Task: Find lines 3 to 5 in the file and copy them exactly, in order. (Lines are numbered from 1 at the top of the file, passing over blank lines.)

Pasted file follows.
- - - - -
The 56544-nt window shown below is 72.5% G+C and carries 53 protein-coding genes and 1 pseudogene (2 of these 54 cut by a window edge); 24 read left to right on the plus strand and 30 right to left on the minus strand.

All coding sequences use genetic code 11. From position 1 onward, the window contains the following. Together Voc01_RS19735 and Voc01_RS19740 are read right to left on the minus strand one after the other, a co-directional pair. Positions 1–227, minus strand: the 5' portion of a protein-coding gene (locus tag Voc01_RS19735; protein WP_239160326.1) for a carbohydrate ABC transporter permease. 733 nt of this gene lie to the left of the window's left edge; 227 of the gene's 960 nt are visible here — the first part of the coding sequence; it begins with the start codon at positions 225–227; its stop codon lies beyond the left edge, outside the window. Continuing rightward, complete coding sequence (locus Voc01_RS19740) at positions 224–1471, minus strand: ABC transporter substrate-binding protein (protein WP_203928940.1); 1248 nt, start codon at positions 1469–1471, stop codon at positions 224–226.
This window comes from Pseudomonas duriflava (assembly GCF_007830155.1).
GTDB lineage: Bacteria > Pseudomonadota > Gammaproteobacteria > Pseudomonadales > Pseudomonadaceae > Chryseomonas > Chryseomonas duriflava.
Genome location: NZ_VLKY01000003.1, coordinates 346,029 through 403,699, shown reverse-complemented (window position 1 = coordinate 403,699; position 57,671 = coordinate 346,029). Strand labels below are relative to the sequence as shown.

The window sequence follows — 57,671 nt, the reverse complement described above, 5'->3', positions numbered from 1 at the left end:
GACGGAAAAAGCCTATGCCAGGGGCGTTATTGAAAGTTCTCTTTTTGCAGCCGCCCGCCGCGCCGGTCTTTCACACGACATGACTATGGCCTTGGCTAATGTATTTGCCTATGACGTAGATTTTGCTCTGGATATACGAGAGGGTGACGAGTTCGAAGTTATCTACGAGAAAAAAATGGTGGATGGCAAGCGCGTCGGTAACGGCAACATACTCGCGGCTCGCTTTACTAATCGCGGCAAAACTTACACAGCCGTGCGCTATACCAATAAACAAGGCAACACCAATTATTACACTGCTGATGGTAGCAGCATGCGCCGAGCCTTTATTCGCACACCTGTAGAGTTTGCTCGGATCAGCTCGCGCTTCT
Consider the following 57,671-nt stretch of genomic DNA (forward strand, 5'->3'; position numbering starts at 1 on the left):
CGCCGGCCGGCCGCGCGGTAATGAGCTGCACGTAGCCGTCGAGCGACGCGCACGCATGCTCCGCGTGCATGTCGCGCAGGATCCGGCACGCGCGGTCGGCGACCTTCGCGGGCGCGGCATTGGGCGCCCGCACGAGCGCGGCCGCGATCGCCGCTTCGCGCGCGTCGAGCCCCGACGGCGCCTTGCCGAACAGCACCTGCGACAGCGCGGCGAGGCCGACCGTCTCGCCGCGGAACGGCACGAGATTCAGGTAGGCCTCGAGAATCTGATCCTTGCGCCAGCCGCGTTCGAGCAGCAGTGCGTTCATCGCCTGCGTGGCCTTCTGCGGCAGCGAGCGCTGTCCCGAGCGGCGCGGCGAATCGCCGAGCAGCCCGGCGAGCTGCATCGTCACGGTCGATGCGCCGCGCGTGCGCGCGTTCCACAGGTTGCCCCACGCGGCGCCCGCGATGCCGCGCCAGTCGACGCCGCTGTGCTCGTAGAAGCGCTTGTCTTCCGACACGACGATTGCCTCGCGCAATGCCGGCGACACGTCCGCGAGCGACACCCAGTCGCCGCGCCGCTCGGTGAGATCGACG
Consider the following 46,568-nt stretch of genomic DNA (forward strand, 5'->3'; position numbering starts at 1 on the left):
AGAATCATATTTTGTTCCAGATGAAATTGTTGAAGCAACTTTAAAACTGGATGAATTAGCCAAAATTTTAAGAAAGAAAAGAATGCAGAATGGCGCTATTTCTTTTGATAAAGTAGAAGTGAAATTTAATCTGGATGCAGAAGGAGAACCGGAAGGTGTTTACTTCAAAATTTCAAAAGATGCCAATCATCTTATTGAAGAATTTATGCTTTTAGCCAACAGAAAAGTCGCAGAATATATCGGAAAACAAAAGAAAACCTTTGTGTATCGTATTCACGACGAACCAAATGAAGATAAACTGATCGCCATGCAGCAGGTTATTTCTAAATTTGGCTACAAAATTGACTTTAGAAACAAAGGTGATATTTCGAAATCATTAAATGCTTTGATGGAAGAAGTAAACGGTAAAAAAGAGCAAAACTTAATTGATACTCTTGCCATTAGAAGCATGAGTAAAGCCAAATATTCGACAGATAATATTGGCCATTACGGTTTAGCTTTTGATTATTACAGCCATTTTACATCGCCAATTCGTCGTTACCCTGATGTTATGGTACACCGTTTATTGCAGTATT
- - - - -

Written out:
This window comes from Pseudomonas duriflava (assembly GCF_007830155.1).
GTDB lineage: Bacteria > Pseudomonadota > Gammaproteobacteria > Pseudomonadales > Pseudomonadaceae > Chryseomonas > Chryseomonas duriflava.
Genome location: NZ_VLKY01000003.1, coordinates 346,029 through 403,699, shown reverse-complemented (window position 1 = coordinate 403,699; position 57,671 = coordinate 346,029). Strand labels below are relative to the sequence as shown.